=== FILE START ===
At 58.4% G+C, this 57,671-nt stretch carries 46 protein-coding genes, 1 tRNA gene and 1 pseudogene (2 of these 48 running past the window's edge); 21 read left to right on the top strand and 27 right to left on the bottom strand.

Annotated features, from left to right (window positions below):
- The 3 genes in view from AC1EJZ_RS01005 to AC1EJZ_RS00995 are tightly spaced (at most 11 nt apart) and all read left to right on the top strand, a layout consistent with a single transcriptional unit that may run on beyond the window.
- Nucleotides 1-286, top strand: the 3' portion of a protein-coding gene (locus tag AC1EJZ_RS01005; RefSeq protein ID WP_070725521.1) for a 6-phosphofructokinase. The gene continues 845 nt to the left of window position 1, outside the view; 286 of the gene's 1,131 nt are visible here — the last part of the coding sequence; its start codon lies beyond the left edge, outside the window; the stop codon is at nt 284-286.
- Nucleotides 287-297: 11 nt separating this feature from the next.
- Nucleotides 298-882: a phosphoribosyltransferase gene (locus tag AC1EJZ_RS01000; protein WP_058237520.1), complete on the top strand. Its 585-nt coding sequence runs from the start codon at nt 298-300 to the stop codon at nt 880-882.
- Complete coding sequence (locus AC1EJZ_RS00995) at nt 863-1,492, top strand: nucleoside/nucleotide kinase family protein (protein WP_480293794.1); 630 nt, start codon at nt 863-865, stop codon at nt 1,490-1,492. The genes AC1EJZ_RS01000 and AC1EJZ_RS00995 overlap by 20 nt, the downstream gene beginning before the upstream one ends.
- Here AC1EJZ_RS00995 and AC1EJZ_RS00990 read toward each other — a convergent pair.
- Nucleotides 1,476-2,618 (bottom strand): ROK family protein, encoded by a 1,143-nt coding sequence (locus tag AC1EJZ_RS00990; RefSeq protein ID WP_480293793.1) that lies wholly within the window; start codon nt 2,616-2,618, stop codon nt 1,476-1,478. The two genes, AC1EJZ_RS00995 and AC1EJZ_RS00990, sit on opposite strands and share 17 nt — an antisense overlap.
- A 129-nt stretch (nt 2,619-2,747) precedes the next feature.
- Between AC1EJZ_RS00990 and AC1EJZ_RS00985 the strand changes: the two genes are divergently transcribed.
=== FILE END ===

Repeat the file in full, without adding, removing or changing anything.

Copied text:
At 58.4% G+C, this 57,671-nt stretch carries 46 protein-coding genes, 1 tRNA gene and 1 pseudogene (2 of these 48 running past the window's edge); 21 read left to right on the top strand and 27 right to left on the bottom strand.

Annotated features, from left to right (window positions below):
- The 3 genes in view from AC1EJZ_RS01005 to AC1EJZ_RS00995 are tightly spaced (at most 11 nt apart) and all read left to right on the top strand, a layout consistent with a single transcriptional unit that may run on beyond the window.
- Nucleotides 1-286, top strand: the 3' portion of a protein-coding gene (locus tag AC1EJZ_RS01005; RefSeq protein ID WP_070725521.1) for a 6-phosphofructokinase. The gene continues 845 nt to the left of window position 1, outside the view; 286 of the gene's 1,131 nt are visible here — the last part of the coding sequence; its start codon lies beyond the left edge, outside the window; the stop codon is at nt 284-286.
- Nucleotides 287-297: 11 nt separating this feature from the next.
- Nucleotides 298-882: a phosphoribosyltransferase gene (locus tag AC1EJZ_RS01000; protein WP_058237520.1), complete on the top strand. Its 585-nt coding sequence runs from the start codon at nt 298-300 to the stop codon at nt 880-882.
- Complete coding sequence (locus AC1EJZ_RS00995) at nt 863-1,492, top strand: nucleoside/nucleotide kinase family protein (protein WP_480293794.1); 630 nt, start codon at nt 863-865, stop codon at nt 1,490-1,492. The genes AC1EJZ_RS01000 and AC1EJZ_RS00995 overlap by 20 nt, the downstream gene beginning before the upstream one ends.
- Here AC1EJZ_RS00995 and AC1EJZ_RS00990 read toward each other — a convergent pair.
- Nucleotides 1,476-2,618 (bottom strand): ROK family protein, encoded by a 1,143-nt coding sequence (locus tag AC1EJZ_RS00990; RefSeq protein ID WP_480293793.1) that lies wholly within the window; start codon nt 2,616-2,618, stop codon nt 1,476-1,478. The two genes, AC1EJZ_RS00995 and AC1EJZ_RS00990, sit on opposite strands and share 17 nt — an antisense overlap.
- A 129-nt stretch (nt 2,619-2,747) precedes the next feature.
- Between AC1EJZ_RS00990 and AC1EJZ_RS00985 the strand changes: the two genes are divergently transcribed.